In September of 2011,
I participated in Salt Lake City’s first ever Undie Run. The concept is simple: run with thousands of other people . . . in nothing but your underwear.
Why? Some people tried to make the Undie Run, this display of flagrant deviance, of wanton exhibitionism, demonstrate some deeper meaning. They tried to assign it as a protest by uncapping Sharpies and scrawling half-hearted grievances on their nearly-naked bodies. But it was clear by the gayety and silliness of everyone involved that this was really about simply letting your hair down in a city known for its tight-laced morals and demur etiquette.
I had agreed to meet a friend of mine at the starting line of the Undie Run, at a place called The Gallivan Center. The Gallivan Center is a large public space, in downtown Salt Lake City, perfect for concerts, festivals, and as fate would have it, thousands of people dressed in nothing but their bras ‘n panties or tighty whities ready to run to the State Capitol and back.
I’m not normally prone to public nakedness but thought the Undie Run might put me a little out of my comfort zone and be a lot of fun. I know that getting out of my comfort zone is often the key ingredient to personal growth. Little did I know, however, just how much out of my comfort zone this would put me and how much personal growth I’d experience.
I drove to the Gallivan Center and parked in the parking garage. Nervous, I got out of my truck, and with a brave and bold resolve, stripped down to nothing but my favorite pair of unds, running shoes, and just to play it safe, my hands-free device—you know, in case I got an important call while on my run.
Feeling very exposed, nervous, and alone, I walked by myself through the parking structure toward the entrance point of the Undie Run. Once at the Galiivan Center, I’d luckily be met by the thousands of other people also in their underwear and I’d feel a little less conspicuous.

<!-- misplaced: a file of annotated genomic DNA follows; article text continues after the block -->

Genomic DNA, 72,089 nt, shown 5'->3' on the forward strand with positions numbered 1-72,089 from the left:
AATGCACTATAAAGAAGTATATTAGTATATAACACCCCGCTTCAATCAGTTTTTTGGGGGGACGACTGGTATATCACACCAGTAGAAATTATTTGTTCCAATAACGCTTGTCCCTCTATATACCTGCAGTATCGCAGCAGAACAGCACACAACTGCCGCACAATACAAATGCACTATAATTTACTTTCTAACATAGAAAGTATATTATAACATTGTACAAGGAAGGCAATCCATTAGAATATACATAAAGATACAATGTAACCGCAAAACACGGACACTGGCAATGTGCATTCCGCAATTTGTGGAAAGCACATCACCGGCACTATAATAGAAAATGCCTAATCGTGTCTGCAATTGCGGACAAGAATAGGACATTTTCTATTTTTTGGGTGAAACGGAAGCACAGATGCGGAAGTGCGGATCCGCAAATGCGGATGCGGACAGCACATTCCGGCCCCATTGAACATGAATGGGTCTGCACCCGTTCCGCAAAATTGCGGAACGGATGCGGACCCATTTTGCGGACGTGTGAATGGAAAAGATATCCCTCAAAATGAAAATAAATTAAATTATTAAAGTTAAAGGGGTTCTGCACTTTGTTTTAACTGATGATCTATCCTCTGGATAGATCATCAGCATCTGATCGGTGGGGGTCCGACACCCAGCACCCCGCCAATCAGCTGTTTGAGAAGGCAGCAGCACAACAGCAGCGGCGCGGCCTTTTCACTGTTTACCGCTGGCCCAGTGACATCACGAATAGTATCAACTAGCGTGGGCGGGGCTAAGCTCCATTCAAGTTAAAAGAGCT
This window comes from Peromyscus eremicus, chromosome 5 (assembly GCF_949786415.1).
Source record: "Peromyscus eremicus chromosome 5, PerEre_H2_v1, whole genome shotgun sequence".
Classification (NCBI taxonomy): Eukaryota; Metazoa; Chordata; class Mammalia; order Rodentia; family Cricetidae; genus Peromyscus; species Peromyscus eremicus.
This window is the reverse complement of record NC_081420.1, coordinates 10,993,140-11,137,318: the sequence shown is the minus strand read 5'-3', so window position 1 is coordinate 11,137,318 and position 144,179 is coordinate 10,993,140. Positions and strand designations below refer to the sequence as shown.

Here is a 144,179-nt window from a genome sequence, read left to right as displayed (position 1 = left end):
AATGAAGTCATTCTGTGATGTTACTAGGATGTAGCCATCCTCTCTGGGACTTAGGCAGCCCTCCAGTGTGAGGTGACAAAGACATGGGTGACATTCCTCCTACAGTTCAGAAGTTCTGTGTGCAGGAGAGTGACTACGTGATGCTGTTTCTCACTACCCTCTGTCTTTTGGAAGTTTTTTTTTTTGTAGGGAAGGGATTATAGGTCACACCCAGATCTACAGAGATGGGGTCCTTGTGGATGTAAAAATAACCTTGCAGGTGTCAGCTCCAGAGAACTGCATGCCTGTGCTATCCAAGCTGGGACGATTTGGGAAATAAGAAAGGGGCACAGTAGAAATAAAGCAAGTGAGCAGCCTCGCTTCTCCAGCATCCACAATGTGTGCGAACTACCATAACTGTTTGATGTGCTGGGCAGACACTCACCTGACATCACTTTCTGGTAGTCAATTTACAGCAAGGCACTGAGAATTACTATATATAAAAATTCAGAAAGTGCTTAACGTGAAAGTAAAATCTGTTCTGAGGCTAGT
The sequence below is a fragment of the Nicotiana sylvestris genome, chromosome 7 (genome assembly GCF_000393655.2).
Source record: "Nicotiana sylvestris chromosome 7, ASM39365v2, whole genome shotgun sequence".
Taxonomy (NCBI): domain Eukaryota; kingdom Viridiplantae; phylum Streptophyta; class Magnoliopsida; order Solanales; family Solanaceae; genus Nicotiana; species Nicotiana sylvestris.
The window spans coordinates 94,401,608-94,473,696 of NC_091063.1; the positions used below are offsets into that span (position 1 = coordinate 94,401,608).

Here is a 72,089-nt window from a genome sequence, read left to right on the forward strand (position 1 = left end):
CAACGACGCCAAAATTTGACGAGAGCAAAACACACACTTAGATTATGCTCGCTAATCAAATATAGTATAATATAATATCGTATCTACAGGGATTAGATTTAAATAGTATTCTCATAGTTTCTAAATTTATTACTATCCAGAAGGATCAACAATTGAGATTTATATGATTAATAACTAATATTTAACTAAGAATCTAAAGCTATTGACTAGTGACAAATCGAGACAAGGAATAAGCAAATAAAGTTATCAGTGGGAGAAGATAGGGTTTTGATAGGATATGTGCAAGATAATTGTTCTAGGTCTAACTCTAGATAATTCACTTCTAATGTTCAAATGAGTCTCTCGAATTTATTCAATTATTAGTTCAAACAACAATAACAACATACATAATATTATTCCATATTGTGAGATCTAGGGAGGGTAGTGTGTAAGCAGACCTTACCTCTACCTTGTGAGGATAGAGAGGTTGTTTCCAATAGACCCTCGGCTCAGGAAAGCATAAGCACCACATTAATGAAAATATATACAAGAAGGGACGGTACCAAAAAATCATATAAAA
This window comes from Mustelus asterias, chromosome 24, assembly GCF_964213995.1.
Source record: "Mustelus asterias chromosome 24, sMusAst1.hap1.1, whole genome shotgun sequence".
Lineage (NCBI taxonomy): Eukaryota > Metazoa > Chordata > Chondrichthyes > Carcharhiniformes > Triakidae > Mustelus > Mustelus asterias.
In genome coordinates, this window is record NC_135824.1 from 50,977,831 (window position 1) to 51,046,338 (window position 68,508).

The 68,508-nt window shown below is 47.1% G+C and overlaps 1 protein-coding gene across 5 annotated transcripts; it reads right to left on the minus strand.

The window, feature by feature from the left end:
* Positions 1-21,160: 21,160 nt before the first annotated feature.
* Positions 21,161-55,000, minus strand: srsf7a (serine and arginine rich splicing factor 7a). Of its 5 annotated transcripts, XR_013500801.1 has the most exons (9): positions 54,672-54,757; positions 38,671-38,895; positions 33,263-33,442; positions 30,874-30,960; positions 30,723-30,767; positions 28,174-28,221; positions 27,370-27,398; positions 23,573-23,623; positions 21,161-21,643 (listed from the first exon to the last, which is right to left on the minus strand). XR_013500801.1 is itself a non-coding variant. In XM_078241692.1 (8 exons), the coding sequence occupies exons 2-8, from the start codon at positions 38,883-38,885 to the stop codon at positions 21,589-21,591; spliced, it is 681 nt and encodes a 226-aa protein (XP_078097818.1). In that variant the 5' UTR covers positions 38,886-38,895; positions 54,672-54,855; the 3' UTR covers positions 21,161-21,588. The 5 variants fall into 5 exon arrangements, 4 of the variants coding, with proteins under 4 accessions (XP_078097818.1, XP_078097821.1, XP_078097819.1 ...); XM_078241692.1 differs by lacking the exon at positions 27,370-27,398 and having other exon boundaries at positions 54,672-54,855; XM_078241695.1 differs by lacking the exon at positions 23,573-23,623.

But to my horror, there was a police officer blocking the gate between the parking garage and the Gallivan Center who instructed me that I couldn’t enter the event from this gate and would have to walk two and a half city blocks, long blocks mind you, around the Gallivan Center to enter the event at a different gate. I saw no reason for this detour but when pressed and the cop didn’t budge nor so much as even grace me with an explanation.
So out into the crowded city streets I went. Alone and wearing only my underwear (and hands-free device).
I knew I would soon enough join several others in a similar state of undress, but for now it was just me.
Of my life.
Fortunately, after only a few steps down that lonely sidewalk, I remembered one of my deepest values. No, not the value of modesty, but a value I believe to be much more important which is:
It doesn’t matter what your wearing, what you look like, or what your circumstances as long as you OWN IT.
So, own it I did.
With no other choice, I strutted down Salt Lake City’s prim and proper streets with my head held high, looking people in the face and saying hello like it was any other day. I fucking owned those streets in my Calvin Kleins and hands-free device!
After several long minutes of walking solo, I eventually met the thousands of other Undie Runners and felt relieved not to be so singularly exposed.
Isn’t it funny how what seems so scandalous, like walking down the streets alone in your underwear, changes to something completely ordinary when you’re surrounded by the social proof of thousands of other people doing likewise?
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The lesson I learned by walking alone down the street in my underwear was this: There will be moments in your life when you will be all alone, subject to scrutiny, doubt, ridicule, and judgement, when you’re completely exposed, vulnerable, and with nowhere to hide. And at times like these, you have to simply “own it,” hold your head up high, and keep walking.
So, whether you’re embarking upon an unknown chapter of your life, or busting out a yoga pose that seems to defy you, or strutting down the street in your underwear, hold your head up high, do your best and keep going. Whatever you’ve got, wherever you’re at, just own it.
Most of the time you won’t be met with throngs of people who are in a similar situation or even understand your situation. That doesn’t matter. Simply keep your head high and your feet beneath you, grounded in a sure knowing of Self.
And in such moments, if you don’t have pockets, consider a hands-free device.